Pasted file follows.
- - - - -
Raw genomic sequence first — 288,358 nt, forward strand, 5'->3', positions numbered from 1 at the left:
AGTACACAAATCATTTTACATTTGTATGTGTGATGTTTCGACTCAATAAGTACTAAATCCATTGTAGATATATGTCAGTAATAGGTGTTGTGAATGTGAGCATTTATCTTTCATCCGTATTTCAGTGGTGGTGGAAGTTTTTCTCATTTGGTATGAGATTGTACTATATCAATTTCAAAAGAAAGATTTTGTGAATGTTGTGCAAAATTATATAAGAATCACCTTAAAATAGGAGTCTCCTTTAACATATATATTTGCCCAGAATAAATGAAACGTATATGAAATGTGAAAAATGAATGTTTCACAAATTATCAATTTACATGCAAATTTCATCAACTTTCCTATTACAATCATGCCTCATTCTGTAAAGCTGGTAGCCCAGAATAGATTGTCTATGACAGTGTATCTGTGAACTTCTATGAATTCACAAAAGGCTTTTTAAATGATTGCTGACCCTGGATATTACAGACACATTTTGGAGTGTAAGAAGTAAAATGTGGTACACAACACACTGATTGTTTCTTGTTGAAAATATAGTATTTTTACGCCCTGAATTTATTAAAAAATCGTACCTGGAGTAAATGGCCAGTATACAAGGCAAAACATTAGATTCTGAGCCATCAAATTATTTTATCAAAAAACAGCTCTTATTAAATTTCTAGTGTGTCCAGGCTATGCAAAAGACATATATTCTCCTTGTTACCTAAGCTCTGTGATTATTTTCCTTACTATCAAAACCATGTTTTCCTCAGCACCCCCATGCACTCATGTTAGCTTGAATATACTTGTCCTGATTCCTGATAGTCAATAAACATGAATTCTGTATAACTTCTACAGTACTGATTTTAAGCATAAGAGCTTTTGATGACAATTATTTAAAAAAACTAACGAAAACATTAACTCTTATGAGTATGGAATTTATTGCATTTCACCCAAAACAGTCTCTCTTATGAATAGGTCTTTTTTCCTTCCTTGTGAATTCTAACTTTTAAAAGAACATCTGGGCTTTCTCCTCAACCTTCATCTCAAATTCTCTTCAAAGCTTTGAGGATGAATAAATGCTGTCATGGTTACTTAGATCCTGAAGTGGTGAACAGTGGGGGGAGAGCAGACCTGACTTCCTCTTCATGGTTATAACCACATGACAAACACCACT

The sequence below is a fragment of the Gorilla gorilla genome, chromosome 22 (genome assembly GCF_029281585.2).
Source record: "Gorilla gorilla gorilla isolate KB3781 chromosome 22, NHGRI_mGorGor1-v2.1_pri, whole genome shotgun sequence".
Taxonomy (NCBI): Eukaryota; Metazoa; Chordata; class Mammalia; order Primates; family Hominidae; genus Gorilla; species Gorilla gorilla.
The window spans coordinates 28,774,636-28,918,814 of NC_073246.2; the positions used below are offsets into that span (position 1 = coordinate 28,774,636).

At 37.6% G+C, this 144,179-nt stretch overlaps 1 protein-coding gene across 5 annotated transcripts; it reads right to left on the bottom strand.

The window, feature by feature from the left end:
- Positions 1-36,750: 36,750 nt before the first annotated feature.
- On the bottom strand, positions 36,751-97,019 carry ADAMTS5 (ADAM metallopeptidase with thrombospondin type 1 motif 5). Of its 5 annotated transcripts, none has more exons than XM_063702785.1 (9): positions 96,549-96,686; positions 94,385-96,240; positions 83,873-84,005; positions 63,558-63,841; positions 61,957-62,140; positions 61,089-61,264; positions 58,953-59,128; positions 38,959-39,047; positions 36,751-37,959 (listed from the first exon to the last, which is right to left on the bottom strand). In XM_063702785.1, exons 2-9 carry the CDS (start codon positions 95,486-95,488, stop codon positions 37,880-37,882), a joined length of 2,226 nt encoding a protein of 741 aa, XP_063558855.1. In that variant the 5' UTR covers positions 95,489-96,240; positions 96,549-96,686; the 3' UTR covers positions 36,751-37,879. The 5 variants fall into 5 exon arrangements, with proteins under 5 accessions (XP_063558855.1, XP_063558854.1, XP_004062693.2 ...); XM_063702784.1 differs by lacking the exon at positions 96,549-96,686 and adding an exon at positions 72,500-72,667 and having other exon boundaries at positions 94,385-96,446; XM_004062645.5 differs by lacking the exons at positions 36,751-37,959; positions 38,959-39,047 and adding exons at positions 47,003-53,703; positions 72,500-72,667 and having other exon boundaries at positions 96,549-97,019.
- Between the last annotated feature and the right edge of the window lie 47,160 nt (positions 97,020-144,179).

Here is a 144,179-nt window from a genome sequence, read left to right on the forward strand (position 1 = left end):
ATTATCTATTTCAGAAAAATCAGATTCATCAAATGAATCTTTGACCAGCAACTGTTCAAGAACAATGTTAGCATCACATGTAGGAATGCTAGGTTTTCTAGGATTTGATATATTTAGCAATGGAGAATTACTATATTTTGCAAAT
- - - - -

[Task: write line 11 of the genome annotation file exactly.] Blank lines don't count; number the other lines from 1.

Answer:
- Between the last annotated feature and the right edge of the window lie 47,160 nt (positions 97,020-144,179).